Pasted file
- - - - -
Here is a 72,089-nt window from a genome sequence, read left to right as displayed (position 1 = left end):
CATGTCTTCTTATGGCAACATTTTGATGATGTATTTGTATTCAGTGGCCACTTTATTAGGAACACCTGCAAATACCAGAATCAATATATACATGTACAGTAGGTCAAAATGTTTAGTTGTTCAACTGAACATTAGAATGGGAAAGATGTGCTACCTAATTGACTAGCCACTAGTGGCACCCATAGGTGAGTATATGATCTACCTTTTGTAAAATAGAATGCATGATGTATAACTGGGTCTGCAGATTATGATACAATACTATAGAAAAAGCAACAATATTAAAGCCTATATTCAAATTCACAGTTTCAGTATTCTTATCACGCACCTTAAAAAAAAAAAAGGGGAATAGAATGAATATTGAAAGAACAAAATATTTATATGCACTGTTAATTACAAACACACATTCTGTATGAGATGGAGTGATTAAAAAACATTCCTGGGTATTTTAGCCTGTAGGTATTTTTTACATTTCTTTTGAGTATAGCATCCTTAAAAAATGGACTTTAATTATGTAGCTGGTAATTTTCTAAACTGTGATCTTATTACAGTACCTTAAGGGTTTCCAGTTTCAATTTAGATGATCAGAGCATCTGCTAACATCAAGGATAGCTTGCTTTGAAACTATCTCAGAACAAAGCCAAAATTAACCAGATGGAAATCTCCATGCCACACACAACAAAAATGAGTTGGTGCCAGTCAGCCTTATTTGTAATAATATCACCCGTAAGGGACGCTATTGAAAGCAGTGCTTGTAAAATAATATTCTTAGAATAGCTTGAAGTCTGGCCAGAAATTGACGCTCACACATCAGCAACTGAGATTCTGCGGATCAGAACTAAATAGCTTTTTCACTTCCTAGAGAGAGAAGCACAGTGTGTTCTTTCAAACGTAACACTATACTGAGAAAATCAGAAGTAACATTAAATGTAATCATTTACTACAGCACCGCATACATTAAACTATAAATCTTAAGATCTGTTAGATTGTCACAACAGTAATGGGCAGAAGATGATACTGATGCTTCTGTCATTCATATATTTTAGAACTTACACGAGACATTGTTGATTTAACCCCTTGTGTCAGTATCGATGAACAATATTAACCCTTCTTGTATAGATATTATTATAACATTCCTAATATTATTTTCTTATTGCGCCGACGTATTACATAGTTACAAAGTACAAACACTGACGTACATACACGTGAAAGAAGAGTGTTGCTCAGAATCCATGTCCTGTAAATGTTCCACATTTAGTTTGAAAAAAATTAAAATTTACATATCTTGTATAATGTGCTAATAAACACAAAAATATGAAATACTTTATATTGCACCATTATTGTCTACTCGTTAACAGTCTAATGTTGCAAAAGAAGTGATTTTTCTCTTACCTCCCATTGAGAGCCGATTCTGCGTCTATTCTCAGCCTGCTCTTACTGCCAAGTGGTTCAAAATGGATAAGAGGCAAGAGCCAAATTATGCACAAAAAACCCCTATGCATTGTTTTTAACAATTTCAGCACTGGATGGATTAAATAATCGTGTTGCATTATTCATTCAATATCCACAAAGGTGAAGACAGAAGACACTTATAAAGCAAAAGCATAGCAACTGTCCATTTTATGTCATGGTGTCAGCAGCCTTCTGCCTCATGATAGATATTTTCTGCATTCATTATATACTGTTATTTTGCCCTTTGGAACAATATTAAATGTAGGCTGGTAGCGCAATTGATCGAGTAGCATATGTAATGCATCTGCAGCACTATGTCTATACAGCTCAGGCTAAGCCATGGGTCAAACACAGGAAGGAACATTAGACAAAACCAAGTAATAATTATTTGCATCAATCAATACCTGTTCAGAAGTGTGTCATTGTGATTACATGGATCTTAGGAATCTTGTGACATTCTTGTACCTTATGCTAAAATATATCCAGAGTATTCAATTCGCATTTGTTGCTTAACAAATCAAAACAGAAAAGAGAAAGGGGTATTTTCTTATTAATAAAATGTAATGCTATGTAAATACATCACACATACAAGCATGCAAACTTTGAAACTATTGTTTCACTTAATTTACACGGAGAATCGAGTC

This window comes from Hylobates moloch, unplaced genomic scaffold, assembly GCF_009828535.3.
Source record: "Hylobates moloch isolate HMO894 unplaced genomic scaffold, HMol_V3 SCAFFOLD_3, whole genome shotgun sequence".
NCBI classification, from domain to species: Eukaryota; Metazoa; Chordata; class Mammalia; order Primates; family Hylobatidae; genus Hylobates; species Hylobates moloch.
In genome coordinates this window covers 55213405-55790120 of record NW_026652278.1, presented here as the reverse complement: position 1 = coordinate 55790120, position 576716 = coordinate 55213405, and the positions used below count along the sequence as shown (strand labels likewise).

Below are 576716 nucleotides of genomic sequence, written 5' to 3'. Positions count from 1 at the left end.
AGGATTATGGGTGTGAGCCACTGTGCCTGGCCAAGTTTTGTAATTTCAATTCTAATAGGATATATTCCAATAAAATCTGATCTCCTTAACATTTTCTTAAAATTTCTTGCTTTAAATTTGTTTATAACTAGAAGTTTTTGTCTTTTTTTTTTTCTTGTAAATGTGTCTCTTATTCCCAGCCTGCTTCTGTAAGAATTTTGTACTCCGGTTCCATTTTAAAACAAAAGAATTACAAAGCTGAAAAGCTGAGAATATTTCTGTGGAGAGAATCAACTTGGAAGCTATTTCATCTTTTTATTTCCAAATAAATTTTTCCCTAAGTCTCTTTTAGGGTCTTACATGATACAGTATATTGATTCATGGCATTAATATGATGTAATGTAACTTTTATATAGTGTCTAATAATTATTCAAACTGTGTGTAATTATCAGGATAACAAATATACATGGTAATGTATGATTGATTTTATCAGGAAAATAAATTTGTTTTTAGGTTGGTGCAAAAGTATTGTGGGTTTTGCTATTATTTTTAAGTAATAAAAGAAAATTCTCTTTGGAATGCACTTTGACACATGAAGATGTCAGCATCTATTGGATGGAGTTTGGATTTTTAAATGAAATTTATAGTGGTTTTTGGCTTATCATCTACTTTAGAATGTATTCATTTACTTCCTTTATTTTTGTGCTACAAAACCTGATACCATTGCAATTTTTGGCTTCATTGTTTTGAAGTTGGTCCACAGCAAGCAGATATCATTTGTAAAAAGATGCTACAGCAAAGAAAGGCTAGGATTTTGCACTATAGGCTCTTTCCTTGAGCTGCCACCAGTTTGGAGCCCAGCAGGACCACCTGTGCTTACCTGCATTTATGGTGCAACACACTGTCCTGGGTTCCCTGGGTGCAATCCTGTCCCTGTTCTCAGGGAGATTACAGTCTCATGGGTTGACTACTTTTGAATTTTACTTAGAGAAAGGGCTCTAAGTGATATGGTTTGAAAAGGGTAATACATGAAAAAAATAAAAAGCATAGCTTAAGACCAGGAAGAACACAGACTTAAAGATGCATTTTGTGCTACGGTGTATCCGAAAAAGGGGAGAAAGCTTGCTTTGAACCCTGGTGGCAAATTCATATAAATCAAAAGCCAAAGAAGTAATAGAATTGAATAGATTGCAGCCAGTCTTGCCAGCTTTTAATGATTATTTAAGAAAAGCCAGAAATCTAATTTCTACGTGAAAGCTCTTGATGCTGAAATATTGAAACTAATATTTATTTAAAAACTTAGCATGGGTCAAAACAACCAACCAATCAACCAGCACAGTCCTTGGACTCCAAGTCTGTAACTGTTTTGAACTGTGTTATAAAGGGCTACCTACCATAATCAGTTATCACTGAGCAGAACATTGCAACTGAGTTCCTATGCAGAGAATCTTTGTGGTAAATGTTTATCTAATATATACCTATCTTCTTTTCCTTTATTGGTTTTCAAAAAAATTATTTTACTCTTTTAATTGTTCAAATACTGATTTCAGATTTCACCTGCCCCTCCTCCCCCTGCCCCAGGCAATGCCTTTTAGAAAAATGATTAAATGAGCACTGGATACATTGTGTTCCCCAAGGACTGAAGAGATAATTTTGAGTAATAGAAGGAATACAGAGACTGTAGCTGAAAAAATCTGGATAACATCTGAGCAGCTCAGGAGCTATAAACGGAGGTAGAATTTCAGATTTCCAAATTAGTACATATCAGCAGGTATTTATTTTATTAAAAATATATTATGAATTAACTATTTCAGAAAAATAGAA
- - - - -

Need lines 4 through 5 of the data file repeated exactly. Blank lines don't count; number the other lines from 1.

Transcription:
Source record: "Hylobates moloch isolate HMO894 unplaced genomic scaffold, HMol_V3 SCAFFOLD_3, whole genome shotgun sequence".
NCBI classification, from domain to species: Eukaryota; Metazoa; Chordata; class Mammalia; order Primates; family Hylobatidae; genus Hylobates; species Hylobates moloch.